Sony is going to roll out a video service that will offer movies and TV shows via its PlayStation 3, the LA Times reports. This is a direction Sony (SNE) and its competitors have all been heading in for years but has yet to arrive at: Creating an all-in-one hub for the digital living room.
So what will the service look like? We don’t know. In a recent PlayStation blog post a marketing exec acknowledges that the company is launching a video download service but didn’t provide any details. So we don’t know about pricing, or whether these would be for purchase or for rent. But in a tantalising hint, the report suggests that the service may not be as restrictive as, say, Apple’s (AAPL) iTunes downloads, which only work on iTunes and Apple devices. LAT:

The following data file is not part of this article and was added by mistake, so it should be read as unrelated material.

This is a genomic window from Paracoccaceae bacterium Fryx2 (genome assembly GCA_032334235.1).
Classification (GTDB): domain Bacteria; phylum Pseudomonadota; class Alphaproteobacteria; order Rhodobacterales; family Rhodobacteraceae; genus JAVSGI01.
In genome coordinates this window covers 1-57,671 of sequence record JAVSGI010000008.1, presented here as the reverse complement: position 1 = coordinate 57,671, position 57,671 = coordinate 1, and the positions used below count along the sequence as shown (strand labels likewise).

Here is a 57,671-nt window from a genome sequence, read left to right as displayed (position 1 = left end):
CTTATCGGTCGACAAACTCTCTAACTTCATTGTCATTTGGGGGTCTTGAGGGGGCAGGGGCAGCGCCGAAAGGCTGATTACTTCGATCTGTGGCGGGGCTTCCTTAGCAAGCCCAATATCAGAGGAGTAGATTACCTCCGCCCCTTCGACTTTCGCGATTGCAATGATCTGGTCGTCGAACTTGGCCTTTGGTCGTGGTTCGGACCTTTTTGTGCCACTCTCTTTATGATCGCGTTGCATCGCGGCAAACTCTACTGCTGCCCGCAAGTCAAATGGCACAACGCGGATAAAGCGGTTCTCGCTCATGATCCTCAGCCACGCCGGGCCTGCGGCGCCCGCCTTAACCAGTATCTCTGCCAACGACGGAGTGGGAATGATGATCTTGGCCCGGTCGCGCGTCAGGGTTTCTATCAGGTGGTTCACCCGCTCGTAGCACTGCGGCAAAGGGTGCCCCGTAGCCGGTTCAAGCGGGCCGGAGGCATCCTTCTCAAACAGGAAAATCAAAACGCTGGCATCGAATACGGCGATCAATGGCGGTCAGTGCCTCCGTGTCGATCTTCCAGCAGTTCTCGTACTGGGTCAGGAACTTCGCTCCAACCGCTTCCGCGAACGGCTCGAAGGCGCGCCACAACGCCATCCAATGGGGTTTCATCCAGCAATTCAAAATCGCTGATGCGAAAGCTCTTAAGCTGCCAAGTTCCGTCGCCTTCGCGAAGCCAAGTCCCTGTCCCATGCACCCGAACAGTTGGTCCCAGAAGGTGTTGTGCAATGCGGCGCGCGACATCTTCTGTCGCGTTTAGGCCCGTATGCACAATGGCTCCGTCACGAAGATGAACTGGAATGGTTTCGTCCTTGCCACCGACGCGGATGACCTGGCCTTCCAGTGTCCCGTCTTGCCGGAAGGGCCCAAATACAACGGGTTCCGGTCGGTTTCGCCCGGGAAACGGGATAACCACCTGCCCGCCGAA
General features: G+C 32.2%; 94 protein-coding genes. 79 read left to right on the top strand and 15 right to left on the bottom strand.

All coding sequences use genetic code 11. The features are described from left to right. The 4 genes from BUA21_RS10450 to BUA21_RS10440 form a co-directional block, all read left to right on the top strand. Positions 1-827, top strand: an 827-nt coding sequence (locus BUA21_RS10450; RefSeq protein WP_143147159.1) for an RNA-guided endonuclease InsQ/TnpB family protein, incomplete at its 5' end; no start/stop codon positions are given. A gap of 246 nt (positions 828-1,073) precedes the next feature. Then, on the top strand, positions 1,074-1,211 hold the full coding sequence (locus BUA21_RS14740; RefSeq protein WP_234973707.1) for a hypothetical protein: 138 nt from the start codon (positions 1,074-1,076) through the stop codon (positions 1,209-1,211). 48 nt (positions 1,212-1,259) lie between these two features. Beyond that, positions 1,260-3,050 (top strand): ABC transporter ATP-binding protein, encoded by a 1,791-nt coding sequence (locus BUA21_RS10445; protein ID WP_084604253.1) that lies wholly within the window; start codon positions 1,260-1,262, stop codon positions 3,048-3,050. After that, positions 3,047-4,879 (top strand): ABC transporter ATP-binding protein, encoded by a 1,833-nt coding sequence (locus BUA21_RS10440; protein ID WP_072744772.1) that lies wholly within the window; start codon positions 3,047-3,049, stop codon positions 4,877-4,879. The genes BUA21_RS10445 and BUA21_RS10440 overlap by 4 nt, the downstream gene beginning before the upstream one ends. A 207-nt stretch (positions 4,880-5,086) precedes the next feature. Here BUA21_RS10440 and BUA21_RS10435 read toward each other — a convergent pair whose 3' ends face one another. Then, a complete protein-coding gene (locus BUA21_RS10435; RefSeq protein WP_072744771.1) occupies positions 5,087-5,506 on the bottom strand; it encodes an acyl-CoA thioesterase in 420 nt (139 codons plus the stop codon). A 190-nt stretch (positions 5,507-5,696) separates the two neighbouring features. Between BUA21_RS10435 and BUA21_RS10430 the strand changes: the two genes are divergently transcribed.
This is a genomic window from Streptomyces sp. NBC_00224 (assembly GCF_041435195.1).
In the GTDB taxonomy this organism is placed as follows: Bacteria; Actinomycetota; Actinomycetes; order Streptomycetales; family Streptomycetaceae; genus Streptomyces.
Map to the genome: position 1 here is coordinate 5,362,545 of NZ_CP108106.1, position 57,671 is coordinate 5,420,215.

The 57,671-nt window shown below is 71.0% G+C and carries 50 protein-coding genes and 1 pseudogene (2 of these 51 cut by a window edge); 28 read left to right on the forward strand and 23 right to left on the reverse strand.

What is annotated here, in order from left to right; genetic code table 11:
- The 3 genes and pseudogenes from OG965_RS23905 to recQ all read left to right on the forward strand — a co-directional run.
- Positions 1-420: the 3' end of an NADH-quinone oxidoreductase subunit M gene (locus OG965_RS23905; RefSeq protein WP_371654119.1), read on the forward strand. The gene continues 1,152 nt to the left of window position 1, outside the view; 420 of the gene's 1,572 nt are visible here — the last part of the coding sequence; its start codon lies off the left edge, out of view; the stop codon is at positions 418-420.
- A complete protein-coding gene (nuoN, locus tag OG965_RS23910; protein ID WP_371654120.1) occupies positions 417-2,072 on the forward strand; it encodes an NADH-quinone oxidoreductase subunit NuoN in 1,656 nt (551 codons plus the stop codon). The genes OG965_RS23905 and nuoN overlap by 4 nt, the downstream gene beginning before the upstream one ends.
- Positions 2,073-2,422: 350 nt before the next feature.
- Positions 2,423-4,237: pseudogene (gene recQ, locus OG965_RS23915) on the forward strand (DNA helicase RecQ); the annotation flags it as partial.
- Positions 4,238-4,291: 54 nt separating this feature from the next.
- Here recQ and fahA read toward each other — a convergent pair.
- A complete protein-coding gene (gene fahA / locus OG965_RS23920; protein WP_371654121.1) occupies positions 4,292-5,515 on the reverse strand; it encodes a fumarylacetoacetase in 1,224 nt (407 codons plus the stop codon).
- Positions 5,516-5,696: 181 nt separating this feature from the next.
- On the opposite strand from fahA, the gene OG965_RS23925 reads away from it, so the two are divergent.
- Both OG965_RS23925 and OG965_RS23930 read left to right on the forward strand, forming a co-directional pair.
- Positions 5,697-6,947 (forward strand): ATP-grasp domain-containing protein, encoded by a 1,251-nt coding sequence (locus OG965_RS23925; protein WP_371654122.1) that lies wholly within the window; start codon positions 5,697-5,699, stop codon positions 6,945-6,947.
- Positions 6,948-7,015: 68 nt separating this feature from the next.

“Sony plans to embrace open standards that would make its offering compatible with a range of computers and hand-held devices, including its PlayStation Portable.”
Given Sony’s long-standing insistence on DRM and content locks (not mention the fact that it’s a major content owner and producer itself), we wonder if this isn’t a bit of a red herring: We can see Sony boasting about the fact that the movies work on the PS3 and the PSP and, say, an iRiver player. But we can’t imagine you can do whatever you want with your video once you’ve paid for it.
Regardless of the details, the move will finally put the PS3 and Sony in direct competition with Apple, as well as Microsoft’s Xbox 360 (MSFT), which already offers movie and TV shows for download. The good news for Sir Howard Stringer: None of his competitors’ services have picked up any kind of significant traction yet.
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